New Brunswick

Pesticide approved for N.B. sea lice

Health Canada has granted New Brunswick's request to allow the province's aquaculture industry to use a restricted pesticide to fight sea lice infesting farmed Atlantic salmon.

Health Canada has granted New Brunswick's request to allow the province's aquaculture industry to use a restricted pesticide to fight sea lice infesting farmed Atlantic salmon.

The federal organization is allowing the emergency use of Alphamax — a pesticide whose main chemical ingredient is deltamethrin — on farmed salmon between October and December of this year.

The industry plans to start using the pesticide in the Bay of Fundy later this week on farmed fish that have been plagued by sea lice — parasites that attach to and feed on salmon.

Treatments of Alphamax will be restricted to tarped cages or contained areas called well boats, which are boats with large holds. The fish will be placed in the boats, bathed in a concentration of Alphamax and released back into the cages, along with the treated water.

Nell Halse, of the Atlantic Canada Fish Farmers Association, said, ideally, the industry wants to be able to use a rotation of chemicals so the sea lice don't develop a tolerance to any one particular substance.

"That whole process, from our farmers' point of view, takes too long," she told CBC News. "We needed these treatments, a whole suite of them, in the spring when sea lice first started showing up on our farms.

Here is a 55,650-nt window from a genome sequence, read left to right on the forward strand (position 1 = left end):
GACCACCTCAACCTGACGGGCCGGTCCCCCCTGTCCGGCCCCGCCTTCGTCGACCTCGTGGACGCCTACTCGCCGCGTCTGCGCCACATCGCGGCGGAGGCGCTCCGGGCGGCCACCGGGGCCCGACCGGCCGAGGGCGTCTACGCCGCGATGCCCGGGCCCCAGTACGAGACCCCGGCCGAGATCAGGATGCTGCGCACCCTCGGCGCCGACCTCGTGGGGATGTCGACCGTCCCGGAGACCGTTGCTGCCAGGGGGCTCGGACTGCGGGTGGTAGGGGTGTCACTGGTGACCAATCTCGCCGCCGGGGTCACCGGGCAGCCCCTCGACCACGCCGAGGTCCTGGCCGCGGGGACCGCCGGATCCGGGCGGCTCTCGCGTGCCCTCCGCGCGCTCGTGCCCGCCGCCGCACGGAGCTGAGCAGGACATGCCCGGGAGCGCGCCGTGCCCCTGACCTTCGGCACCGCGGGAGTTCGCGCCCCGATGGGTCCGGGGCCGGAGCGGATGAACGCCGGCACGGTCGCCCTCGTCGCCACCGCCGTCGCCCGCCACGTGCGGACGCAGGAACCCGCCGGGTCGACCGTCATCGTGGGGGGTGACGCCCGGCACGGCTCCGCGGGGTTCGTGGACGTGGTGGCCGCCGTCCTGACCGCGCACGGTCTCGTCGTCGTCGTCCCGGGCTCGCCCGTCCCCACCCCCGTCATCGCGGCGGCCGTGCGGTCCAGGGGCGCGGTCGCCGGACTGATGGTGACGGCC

"If we'd had three to four different treatments that we could rotate around to deal with the different stages of sea lice, we would've been in good shape last spring."

Instead, Halse said, the industry has been struggling to contain an unusually bad sea lice problem because of the high ocean temperatures in the summer. She said the approval of the use of Alphamax came after a lengthy risk assessment.

Matthew Abbott, a member of the Fundy Baykeeper Project, said the sea lice troubles are of the industry's own making and linked to its long-term use of pesticides.

He said putting more chemicals in the water is not the right solution.

"I think it goes to show that the problem isn't being solved," he told CBC News. "Instead of funding sustainable practices that don't lead to these massive sea lice outbreaks, they just keep adding new chemicals."

There is also concern that deltamethrin, which targets crustaceans, will kill lobsters and other creatures along with the sea lice.